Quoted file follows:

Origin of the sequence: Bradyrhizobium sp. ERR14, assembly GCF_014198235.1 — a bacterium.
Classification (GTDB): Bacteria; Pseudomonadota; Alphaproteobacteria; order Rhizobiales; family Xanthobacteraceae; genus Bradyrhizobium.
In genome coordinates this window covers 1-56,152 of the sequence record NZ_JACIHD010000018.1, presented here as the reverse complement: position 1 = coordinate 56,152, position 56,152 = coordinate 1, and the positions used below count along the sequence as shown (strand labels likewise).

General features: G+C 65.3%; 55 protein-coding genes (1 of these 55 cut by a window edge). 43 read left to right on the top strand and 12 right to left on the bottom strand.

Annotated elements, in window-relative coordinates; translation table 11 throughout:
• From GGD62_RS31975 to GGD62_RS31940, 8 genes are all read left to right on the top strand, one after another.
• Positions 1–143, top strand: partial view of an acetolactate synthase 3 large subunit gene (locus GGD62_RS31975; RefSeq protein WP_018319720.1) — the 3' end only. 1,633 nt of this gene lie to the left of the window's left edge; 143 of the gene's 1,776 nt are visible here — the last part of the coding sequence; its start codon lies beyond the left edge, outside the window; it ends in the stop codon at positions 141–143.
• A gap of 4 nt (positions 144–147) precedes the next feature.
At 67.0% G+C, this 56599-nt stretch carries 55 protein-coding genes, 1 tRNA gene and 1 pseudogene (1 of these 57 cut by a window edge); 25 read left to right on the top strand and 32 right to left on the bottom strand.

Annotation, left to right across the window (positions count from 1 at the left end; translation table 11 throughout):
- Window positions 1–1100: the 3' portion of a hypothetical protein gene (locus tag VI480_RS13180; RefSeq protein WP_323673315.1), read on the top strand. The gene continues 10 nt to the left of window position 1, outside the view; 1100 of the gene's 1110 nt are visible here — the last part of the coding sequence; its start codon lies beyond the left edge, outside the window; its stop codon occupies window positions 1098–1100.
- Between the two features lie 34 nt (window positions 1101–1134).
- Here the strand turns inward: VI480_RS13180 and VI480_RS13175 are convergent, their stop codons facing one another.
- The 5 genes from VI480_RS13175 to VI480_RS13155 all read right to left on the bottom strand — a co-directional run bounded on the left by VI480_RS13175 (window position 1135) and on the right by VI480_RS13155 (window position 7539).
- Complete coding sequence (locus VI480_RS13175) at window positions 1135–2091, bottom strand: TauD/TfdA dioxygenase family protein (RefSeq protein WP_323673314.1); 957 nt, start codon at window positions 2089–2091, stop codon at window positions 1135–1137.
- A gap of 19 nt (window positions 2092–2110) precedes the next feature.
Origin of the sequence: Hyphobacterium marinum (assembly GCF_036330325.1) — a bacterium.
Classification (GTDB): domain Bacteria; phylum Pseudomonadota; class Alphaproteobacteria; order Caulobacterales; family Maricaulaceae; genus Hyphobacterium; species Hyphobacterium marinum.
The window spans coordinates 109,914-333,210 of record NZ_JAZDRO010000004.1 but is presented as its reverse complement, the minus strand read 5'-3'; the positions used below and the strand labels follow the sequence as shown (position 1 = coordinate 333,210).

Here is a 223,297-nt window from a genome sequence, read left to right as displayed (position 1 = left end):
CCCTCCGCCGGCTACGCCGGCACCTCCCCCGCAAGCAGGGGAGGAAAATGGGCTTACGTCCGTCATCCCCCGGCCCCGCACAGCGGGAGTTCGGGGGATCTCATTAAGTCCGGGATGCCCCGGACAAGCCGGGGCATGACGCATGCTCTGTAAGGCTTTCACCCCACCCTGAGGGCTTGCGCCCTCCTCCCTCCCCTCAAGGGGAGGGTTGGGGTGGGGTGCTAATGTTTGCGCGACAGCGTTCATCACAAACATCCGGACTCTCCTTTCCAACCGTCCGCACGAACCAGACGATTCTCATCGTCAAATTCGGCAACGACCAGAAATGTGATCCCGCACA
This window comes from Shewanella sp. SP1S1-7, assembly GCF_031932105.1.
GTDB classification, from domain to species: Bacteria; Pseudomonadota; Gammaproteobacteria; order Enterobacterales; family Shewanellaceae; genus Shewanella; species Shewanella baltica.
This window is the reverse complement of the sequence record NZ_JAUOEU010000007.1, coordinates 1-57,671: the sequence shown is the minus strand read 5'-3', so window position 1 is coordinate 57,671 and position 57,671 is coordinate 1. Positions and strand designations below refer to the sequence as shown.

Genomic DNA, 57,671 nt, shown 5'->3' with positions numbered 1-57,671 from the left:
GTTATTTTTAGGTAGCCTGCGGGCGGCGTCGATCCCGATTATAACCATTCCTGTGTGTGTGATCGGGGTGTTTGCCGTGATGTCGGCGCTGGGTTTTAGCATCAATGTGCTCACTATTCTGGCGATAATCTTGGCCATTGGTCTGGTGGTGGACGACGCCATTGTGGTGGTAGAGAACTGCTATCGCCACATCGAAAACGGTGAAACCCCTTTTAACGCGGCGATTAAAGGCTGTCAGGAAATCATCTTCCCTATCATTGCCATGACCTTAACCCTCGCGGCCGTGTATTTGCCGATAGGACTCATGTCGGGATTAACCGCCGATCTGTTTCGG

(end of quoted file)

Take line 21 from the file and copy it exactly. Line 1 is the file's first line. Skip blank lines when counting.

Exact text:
CCCTCCGCCGGCTACGCCGGCACCTCCCCCGCAAGCAGGGGAGGAAAATGGGCTTACGTCCGTCATCCCCCGGCCCCGCACAGCGGGAGTTCGGGGGATCTCATTAAGTCCGGGATGCCCCGGACAAGCCGGGGCATGACGCATGCTCTGTAAGGCTTTCACCCCACCCTGAGGGCTTGCGCCCTCCTCCCTCCCCTCAAGGGGAGGGTTGGGGTGGGGTGCTAATGTTTGCGCGACAGCGTTCATCACAAACATCCGGACTCTCCTTTCCAACCGTCCGCACGAACCAGACGATTCTCATCGTCAAATTCGGCAACGACCAGAAATGTGATCCCGCACA